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Gas companies must not be allowed to take advantage of coronavirus delay

Lock the Gate Alliance is calling on the Palaszczuk Government to introduce a moratorium on new Channel Country petroleum licences, after the public submission process was put on hold due to the coronavirus crisis.

In an email to the Alliance, the Queensland Government confirmed consultation on the Future Management of the Lake Eyre Basin was on hold, and “the current regulatory framework for the Lake Eyre Basin remains in place”.

“While we support the government’s decision to halt consultation during this health crisis, we are deeply concerned gas companies will take advantage of the fact the status quo remains in place,” Lock the Gate Alliance Queensland coordinator Ellie Smith said.

“Gas companies have already been granted petroleum licences covering hundreds of thousands of hectares of Channel Country floodplains, despite multiple Palaszczuk Government election promises to protect these iconic desert river systems.

“Over two terms this government has failed to fulfil its commitment to protect the region.

“The industry has exploited these delays to advance their exploration works and shore up their developments.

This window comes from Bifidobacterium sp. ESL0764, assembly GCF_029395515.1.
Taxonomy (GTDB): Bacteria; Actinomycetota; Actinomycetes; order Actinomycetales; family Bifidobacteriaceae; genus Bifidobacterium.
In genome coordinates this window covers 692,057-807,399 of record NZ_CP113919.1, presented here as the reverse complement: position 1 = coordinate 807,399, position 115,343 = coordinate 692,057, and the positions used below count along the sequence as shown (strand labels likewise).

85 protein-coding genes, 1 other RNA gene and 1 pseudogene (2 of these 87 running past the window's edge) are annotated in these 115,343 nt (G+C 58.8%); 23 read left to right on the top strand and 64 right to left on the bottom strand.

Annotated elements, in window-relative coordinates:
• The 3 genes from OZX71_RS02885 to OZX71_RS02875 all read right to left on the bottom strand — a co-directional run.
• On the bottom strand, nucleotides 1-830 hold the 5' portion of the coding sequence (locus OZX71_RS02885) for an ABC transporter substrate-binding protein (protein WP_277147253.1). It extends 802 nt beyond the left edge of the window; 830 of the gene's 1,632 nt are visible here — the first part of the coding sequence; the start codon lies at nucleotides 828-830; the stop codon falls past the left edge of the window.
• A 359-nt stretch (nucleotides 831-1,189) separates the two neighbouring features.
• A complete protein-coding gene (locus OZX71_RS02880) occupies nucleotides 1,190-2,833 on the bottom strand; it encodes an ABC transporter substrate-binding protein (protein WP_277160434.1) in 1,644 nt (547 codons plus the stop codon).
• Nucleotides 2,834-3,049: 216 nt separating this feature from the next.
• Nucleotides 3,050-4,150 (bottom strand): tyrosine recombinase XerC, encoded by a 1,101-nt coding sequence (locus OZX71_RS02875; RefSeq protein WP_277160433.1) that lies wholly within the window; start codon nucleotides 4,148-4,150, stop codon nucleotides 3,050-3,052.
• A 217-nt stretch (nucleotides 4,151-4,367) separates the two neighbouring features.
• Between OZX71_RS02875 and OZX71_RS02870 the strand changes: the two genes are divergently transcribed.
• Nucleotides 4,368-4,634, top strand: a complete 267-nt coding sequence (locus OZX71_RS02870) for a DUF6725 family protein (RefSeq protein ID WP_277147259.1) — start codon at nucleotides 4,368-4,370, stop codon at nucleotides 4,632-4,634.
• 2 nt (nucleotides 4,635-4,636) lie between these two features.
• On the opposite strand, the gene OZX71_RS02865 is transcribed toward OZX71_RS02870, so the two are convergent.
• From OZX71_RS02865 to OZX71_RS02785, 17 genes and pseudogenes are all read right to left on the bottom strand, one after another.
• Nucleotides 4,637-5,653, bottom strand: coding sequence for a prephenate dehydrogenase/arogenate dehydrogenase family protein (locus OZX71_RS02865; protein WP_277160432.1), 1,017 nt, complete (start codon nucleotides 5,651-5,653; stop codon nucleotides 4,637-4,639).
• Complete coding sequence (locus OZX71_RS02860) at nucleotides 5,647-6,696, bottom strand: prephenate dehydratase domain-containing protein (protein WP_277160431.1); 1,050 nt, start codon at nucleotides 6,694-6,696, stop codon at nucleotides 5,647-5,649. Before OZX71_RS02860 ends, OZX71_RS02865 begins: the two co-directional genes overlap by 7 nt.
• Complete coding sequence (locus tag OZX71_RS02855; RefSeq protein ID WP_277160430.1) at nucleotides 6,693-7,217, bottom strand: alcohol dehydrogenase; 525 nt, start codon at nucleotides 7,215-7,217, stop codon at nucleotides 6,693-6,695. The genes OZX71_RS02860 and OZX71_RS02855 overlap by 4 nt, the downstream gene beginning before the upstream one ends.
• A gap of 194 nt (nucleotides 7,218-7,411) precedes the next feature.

“As a show of good faith, the Palaszczuk Government must now enact a moratorium on new approvals in the Channel Country floodplains until consultation on the reforms can take place."

The Palaszczuk Government’s draft Lake Eyre Basin policy, announced on the Friday before Christmas, looks set to allow gas wells, pipelines, and new roads to be built on the sensitive floodplains. The draft policy was subsequently met with criticism from graziers, Traditional Owners, and local governments. 

“Importantly, it fails to rule out fracking the sensitive floodplains as promised,” Ms Smith said.

“We’re lucky to have some of the last free-flowing desert rivers left on earth in outback Queensland, and the fracking industry should not be let loose on them.

“If fracking is allowed to proceed to full production in the Channel Country it would have a massive impact on water resources and the organic beef industry that thrives in the region.

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